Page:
Last month, the Securities and Exchange Commission’s (“SEC”) Chairwoman Mary Jo White caused a stir within the advisory industry when she issued a speech stating that the SEC will begin zeroing in on “minor infractions” of investment advisers. This past week, Ms. White spoke at the National Society of Compliance Professionals (“NSCP”) National Membership Meeting focusing on how the SEC will approach compliance officers. Ms. White stated that she envisions the SEC to work with compliance officers “to support [compliance officer’s] efforts to create a comprehensive compliance environment within [their] firms,” and that the SEC is “far more interested in helping [compliance officers] succeed before an examination, than we are in catching…a violation in the course of an examination.”
Ms. White gave examples of how the SEC is trying to support compliance officers. One method mentioned the SEC conducting in-person meetings with compliance officers and other senior officials of a firm. These meetings will be used to help identify whether sufficient resources are being provided to compliance personnel, as well as to identify whether compliance is “woven into the fabric of the firm” to allow for an open-dialogue to help promote the roles of compliance officers within the company.
Another method discussed was the SEC’s initiative to use its website to highlight practices, policies and procedures that may be subject to additional scrutiny, as a means of allowing compliance officers to better focus their efforts and resources in areas of need.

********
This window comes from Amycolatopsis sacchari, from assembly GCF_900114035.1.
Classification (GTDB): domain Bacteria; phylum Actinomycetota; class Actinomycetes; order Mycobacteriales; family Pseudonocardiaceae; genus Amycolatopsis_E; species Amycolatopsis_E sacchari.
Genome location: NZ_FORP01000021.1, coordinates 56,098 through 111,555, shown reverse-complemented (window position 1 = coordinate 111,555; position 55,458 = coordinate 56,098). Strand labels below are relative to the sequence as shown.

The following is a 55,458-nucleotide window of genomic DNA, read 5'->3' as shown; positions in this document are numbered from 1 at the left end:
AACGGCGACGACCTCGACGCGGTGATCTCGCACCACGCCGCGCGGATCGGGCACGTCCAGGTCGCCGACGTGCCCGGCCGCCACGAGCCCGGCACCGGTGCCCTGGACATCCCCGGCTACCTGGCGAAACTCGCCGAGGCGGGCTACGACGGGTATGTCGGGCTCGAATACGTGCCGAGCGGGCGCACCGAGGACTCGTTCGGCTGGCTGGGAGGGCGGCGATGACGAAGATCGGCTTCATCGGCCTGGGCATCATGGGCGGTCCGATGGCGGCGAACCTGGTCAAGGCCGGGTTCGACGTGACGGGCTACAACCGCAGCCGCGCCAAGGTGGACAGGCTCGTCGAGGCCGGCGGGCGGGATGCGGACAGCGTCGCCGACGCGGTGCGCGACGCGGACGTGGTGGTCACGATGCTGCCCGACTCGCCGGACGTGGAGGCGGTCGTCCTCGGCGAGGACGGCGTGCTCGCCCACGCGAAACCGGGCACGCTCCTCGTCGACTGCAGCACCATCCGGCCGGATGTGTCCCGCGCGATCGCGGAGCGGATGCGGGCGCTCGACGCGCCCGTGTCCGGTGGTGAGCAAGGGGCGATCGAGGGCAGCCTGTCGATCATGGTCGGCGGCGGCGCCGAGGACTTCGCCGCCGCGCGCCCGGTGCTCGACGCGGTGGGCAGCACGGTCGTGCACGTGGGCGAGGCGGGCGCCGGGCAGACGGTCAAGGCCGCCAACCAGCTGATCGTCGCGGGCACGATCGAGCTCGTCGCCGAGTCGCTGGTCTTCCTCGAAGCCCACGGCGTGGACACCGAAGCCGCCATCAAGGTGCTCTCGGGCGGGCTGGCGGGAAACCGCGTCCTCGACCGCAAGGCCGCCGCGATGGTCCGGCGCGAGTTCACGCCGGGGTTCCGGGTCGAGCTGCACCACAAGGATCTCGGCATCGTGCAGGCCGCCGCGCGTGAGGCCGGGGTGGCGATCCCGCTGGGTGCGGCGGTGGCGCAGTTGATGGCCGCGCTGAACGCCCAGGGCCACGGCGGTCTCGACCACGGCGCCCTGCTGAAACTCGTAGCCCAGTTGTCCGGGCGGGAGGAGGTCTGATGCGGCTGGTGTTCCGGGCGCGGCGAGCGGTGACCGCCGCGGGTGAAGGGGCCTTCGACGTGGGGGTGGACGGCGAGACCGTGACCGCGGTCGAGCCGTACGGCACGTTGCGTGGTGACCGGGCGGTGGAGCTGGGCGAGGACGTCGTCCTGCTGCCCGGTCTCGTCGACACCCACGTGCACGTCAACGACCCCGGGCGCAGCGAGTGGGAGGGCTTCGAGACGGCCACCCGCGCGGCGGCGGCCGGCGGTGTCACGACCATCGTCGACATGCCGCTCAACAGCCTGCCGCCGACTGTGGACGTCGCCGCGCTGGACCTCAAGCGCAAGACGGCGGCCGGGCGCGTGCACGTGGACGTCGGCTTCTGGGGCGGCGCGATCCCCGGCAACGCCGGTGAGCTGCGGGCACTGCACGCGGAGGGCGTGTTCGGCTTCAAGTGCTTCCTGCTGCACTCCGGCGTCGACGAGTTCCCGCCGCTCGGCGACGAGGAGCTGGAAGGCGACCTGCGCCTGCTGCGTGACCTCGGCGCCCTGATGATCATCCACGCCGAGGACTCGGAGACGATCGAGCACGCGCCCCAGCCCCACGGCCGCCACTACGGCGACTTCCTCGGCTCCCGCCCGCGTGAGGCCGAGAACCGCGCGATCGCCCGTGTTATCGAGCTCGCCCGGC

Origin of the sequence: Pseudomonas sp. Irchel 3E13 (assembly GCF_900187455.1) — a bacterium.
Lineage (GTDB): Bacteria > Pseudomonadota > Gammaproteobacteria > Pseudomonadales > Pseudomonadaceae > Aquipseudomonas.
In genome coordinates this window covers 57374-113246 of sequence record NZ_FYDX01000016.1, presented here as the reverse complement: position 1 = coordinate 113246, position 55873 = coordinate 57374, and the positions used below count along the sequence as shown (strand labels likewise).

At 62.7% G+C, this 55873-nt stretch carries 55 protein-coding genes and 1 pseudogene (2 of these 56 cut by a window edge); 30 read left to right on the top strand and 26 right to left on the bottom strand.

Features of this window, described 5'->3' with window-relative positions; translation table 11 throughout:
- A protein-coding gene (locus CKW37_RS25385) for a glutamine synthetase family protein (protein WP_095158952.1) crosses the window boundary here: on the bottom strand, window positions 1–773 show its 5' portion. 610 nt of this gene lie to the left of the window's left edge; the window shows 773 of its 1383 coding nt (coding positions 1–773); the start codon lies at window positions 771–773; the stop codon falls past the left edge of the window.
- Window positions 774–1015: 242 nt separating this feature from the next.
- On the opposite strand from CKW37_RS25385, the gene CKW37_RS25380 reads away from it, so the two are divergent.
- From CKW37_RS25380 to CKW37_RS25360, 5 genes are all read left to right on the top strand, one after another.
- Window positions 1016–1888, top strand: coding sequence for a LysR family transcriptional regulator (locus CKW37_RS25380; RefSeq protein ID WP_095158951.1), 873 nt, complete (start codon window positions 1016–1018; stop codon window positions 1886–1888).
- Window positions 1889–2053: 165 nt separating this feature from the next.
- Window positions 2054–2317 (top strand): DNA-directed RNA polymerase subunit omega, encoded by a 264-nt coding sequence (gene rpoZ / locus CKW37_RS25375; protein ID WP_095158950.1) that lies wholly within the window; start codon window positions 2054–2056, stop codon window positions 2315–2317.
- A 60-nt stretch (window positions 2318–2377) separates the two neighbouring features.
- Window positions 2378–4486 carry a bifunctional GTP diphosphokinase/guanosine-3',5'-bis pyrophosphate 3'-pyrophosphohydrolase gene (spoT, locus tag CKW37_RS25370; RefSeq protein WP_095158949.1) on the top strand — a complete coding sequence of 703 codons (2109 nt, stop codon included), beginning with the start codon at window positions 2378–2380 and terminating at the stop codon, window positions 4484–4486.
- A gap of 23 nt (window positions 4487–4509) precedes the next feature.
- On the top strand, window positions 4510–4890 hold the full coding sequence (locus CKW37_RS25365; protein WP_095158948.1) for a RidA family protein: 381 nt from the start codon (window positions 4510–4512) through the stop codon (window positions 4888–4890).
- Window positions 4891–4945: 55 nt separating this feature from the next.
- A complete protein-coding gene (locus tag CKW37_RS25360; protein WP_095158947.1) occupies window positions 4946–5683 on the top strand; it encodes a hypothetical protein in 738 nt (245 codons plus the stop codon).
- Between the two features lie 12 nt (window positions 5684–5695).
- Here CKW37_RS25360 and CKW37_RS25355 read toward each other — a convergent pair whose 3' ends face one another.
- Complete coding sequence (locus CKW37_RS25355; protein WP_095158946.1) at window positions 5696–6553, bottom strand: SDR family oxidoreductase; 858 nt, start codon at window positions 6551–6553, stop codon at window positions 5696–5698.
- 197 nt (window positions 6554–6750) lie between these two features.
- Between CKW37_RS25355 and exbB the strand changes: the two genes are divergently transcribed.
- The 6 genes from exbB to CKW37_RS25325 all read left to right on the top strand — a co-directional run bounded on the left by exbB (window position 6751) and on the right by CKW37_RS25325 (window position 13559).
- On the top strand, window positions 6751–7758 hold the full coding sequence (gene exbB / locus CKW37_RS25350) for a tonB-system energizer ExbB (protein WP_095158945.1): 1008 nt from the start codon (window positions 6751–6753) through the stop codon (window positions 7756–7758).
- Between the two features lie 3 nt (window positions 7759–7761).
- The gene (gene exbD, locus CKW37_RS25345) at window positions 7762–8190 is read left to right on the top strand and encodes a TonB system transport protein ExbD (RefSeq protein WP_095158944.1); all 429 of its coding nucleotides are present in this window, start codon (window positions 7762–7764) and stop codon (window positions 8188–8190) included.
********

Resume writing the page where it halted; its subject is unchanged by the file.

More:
Ms. White also highlighted the agency’s new Risk Analysis Examination (“RAE initiative”). This type of examination done by the SEC uses “quantitative analytics” enabling the SEC to analyze the metrics of a business to detect and inform compliance officers of activities, trends and issues within a firm which may have otherwise been unknown, allowing compliance officers to stay abreast of possible areas of need within the firm.
Ms. White also was quick to point out recent enforcement actions of the SEC against advisory firms and compliance officers. She stressed the importance for firms to create, monitor, test and update their compliance programs, and that failure to do so may result in penalties against firms and their officers. As such, it is critical for financial firms to design compliance programs that are customized to its particular needs, which includes effective means of enforcing and monitoring such programs.
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